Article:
Another difficulty with construction of such a tunnel is the actual configuration of the seabed below. The seabed in the Gibraltar Strait is much more permeable than the hard chalk seabed that was presented when drilling the Channel Tunnel and is being described as a virtual “cocktail of sand, stone and mud that make for a digger’s nightmare.”[10] Also, the fact that the tunnel will be situated on an earthquake zone directly crossing African and European tectonic plates further exacerbates complications.

Water pressure on a tunnel built so deep below the ocean’s surface is probably the biggest hurdle engineers will have to contend with. Since the seabed is so permeable, it is forcing engineers to push the tunnel down by another 300 feet (91 m) or so. At that depth, water pressure on the tunnel would make it very susceptible to heavy leaking no matter how well constructed, Andrea Panciera, chief project engineer with Lombardi, reported to the Washington Post. “This is the biggest difficulty. We have to go deep into the seabed, which is very, very soft, with a lot of water pressure on top of that.” Pressure on the tunnel will be about 46.7 tons per square foot (500 tons per m2). To combat this, powerful pumps will be needed just to avoid the tunnel from filling up with water.[11]

[edit] Project Costs

The estimated cost of attempting to construct a tunnel of this scope and magnitude given the obvious obstacles is presenting a whole other issue. A number of different figures have been suggested. With construction possibly to begin in 2008, the overall cost has been estimated at about three to 10 billion euros with both countries investing several million in intense research studies at the onset.[12] According to Spain’s transport minister 27 million euros has already been spent by the two countries on just preliminary geological surveying.[13] Private analysts figure the estimated cost of construction could range from $6.5 billion to $13 billion. Regardless, both countries expect some of the cost for the tunnel’s construction to be picked up by the European Union and the private sector.[14]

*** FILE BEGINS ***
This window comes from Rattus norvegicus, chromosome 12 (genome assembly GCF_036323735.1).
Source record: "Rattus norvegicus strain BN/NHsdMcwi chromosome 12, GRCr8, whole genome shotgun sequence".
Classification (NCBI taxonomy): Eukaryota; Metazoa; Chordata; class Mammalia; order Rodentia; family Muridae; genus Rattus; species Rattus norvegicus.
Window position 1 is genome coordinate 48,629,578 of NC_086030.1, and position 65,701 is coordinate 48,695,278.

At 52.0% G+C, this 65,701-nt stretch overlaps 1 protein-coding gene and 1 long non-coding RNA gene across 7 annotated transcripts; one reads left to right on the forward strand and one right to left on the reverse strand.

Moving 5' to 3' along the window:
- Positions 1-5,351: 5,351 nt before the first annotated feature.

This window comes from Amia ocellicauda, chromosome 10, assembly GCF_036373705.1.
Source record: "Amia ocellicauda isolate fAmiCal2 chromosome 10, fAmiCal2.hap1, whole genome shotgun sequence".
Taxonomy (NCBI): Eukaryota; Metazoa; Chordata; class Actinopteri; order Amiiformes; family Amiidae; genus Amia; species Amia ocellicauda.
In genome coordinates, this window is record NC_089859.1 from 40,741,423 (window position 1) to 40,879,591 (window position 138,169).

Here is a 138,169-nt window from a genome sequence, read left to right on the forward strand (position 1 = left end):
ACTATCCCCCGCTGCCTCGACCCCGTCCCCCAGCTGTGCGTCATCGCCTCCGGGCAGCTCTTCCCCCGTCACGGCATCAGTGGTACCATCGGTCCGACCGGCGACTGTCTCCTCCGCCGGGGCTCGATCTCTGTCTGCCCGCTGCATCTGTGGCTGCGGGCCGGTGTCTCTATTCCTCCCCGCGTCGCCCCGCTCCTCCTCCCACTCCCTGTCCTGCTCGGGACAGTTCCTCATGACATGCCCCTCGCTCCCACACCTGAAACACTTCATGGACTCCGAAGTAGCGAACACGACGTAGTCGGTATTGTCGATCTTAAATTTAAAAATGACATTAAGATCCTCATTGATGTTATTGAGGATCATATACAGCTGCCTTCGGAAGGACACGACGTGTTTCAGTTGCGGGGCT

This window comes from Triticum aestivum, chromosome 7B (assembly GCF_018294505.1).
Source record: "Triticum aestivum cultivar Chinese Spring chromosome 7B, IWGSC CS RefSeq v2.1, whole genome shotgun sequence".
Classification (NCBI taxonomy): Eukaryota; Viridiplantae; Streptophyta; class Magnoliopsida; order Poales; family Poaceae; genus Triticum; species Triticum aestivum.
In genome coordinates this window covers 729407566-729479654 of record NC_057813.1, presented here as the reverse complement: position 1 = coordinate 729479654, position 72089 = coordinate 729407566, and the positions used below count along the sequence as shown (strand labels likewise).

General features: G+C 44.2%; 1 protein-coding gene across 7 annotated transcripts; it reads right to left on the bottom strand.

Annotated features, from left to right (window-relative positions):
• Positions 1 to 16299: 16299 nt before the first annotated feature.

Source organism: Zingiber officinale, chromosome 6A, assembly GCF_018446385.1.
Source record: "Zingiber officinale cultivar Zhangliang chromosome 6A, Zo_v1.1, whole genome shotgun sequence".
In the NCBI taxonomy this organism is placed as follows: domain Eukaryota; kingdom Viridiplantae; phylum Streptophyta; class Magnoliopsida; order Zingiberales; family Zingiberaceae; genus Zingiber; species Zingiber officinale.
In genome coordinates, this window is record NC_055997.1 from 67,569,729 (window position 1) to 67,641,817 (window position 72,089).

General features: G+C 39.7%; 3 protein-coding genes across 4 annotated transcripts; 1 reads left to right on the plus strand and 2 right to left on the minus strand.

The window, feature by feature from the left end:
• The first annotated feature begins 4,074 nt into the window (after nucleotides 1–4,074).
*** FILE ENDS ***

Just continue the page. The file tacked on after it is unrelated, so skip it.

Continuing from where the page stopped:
[edit] Tunnel Boring Experiments

At this stage, tunnel boring machines have been used to carry out geological surveying. In fact, due to strong underwater currents in the strait, engineers have had to actually invent new boring methods.[15]

Tunnel boring began when Morocco and Spain signed the 2004 agreement. A call for tender was launched by the joint venture company Societe Nationale d’Etudies du Detroit de Gibraltar (Morocco) and SECEG (Spain) to drill seven boreholes for geological studies.[16] Spain has also already bored an experimental tunnel measuring 560 meters long for the purpose of extracting rock samples from the strait in order to paint a more clear and accurate picture as to the seabed’s actual geological composition and a similar experiment was conducted on the Moroccan side at a depth of 300 meters.[17] Other preliminary studies have been conducted by Lombardi in 2008 with the building of a 4.8 meter tube to allow engineers to figure out just how much water will likely leak into the tunnel.[18]